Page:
The scale differs from the earlier scales (Pandey & Bohra, 1984; Kumar & Beyerlein, 1991) in two major ways: (i) it includes some more ingratiatory tactics available in the literature, and (ii) tactics of ingratiation are factorially independent.
Organizational context and ingratiatory behaviour in organizations.
Hypothesis 1: Co-worker responses in environments in which subordinate ingratiatory behavior directed at the supervisor appears to be rewarded will be more negative than co-worker responses in environments in which no ingratiation is present or in which ingratiation does not appear to be rewarded.
The question of which particular factors cause ingratiatory behaviors to be perceived as a threat to the co-worker's well-being remains unanswered.
Conversely, individuals low in self-efficacy may perceive little control over their inputs, regardless of whether the inputs are specifically task-related or not, and therefore exhibit little reaction to ingratiatory behavior of a co-worker.
Hypothesis 2: Co-workers higher in self efficacy who are exposed to ingratiation attempts will perceive more favoritism and react more negatively to the work session, supervisor, and ingratiatory co-worker than co-workers with lower self efficacy.
Hypothesis 3: Co-workers with a stronger PWE who are exposed to ingratiation attempts will perceive more favoritism and react more negatively to the work session, supervisor, and ingratiatory co-worker than coworkers with a less strong PWE.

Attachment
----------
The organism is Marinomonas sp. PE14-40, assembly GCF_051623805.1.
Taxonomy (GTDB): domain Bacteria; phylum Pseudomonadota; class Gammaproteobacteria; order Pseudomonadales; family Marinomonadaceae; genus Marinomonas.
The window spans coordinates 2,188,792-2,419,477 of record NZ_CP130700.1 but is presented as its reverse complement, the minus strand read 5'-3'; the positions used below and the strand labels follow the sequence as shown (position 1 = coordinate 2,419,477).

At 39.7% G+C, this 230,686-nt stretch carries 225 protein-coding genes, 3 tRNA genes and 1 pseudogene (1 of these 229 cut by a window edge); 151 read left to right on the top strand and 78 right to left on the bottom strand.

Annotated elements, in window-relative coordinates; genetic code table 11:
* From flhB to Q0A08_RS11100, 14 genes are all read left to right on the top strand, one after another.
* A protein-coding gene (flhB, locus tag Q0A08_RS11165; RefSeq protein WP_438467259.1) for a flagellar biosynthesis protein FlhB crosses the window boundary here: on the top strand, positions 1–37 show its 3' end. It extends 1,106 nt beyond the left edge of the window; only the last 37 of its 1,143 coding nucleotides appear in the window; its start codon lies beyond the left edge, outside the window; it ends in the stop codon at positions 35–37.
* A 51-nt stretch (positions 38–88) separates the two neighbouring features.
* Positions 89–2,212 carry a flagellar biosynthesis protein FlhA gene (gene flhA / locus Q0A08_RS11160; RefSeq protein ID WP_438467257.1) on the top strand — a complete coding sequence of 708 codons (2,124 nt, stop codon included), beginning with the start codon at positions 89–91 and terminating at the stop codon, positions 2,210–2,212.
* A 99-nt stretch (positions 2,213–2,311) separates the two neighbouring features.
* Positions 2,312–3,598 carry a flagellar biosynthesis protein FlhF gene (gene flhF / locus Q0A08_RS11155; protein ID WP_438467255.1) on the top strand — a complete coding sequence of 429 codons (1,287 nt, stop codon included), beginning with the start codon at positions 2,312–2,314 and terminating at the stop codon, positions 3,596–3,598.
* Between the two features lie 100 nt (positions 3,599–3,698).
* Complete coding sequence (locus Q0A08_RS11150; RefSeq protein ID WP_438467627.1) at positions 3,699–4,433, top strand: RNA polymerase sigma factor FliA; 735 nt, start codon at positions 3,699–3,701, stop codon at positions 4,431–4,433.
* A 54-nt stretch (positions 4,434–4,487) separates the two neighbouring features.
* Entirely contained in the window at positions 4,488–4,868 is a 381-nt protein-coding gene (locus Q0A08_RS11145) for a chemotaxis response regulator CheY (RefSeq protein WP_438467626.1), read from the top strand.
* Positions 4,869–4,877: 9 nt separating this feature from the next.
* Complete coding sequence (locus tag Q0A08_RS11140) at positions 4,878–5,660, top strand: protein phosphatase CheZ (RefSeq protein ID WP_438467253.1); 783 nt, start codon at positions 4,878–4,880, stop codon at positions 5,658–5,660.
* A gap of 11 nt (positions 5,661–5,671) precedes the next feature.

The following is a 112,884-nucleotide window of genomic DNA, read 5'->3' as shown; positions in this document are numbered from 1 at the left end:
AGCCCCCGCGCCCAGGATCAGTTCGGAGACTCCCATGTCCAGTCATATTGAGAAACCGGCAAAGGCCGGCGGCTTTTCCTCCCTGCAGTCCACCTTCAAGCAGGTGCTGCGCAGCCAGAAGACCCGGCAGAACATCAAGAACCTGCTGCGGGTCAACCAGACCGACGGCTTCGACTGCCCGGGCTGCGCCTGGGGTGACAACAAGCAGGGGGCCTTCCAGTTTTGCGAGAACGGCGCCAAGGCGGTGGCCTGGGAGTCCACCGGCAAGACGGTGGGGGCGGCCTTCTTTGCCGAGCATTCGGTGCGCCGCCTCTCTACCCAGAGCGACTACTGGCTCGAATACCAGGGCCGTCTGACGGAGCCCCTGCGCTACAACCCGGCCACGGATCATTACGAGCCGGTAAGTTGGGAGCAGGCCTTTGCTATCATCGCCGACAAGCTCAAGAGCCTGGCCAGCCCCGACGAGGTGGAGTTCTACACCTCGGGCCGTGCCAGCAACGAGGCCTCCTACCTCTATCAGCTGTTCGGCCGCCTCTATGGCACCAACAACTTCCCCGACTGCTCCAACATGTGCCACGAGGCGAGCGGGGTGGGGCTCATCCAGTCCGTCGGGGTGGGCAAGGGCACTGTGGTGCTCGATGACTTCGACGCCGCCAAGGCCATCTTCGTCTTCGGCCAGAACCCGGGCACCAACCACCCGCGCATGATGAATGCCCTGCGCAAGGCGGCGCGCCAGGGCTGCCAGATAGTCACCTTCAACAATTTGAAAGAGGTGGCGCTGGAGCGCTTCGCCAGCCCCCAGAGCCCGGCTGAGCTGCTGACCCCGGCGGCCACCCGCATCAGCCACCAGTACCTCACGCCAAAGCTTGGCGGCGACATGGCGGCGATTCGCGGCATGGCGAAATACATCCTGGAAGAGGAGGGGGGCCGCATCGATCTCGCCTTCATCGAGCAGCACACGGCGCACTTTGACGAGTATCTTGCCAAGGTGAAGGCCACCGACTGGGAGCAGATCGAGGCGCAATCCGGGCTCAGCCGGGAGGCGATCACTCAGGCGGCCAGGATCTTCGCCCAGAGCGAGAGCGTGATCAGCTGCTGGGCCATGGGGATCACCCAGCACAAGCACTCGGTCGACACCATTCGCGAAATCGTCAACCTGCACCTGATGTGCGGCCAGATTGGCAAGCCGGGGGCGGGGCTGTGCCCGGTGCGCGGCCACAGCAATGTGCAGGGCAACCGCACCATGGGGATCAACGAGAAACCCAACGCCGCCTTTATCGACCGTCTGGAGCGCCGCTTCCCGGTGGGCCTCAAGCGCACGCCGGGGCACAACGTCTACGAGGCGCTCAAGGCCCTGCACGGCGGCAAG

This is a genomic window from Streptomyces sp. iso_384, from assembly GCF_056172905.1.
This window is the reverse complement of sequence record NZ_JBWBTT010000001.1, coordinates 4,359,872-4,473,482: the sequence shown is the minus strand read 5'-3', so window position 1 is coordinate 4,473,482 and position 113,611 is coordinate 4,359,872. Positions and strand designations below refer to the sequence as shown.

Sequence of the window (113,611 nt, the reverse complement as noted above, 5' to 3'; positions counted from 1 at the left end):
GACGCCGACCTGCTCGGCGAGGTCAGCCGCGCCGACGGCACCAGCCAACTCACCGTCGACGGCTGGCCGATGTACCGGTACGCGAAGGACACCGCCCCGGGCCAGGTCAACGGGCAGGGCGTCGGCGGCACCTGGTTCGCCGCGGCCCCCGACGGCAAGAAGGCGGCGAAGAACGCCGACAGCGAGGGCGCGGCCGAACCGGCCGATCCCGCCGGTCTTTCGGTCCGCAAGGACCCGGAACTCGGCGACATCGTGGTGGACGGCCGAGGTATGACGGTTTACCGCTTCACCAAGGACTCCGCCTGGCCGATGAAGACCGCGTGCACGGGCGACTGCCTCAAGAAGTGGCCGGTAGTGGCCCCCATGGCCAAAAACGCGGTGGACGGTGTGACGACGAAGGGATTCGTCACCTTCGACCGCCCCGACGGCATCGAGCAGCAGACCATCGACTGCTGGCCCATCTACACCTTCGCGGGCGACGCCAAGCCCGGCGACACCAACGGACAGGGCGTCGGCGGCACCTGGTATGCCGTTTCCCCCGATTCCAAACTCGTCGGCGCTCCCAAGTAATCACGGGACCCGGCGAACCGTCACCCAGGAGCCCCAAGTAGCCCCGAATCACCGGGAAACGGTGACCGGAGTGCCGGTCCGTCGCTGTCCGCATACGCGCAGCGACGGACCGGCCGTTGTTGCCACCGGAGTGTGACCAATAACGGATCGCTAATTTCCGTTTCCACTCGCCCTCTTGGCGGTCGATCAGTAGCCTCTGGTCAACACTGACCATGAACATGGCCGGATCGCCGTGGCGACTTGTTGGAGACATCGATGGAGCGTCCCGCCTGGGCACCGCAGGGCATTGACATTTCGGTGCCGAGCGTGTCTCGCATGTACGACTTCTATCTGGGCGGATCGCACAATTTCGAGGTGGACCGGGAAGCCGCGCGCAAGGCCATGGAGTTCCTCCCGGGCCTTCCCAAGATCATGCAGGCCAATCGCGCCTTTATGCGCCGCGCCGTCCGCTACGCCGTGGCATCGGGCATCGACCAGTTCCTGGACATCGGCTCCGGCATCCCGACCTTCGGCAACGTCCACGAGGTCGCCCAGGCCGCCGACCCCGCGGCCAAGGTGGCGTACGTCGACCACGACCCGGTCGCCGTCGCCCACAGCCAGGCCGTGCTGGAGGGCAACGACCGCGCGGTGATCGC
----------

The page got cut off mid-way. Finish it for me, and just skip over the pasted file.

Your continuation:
based on these findings, it seems likely the degree of an individual's sensitivity to equitable outcomes will influence his or her perceptions of co-workers' ingratiatory behaviors in light of their relationships to the individual's own well-being, leading us to predict:
Equity Sensitive) and who are exposed to ingratiation attempts will perceive more favoritism and react more negatively to the work session, supervisor, and ingratiatory co-worker than co-workers who are less sensitive to equitable outcomes (Benevolent).
Thus, ingratiatory behavior, in comparison to other influence tactics such as entitlements, may be more likely to result in positive reactions because it may be more difficult to detect the ingratiator's ulterior motive.
Hypothesis 1: Subordinate ingratiatory behaviors directed at the supervisor will result in more positive coworker reactions to the workplace in terms of supervisor and coworker satisfaction and perceptions of fairness than when no ingratiatory behaviors are observed.
Two important situational factors that may influence coworkers' responses to subordinate ingratiatory behaviors directed at the supervisor are the coworkers' objective level of performance in comparison to that of the ingratiator and whether or not the ingratiator actually receives desirable rewards following the ingratiation attempt.
Hypothesis 2: Coworker responses to ingratiatory behaviors directed at the supervisor will be influenced by objective performance level and supervisor reward decisions.
The first variable, ingratiation, consisted of the presence or absence of ingratiatory behavior by a confederate coworker.
In the ingratiation present conditions, the confederate coworker engaged in ingratiatory behaviors, conversing with the supervisor on four separate occasions.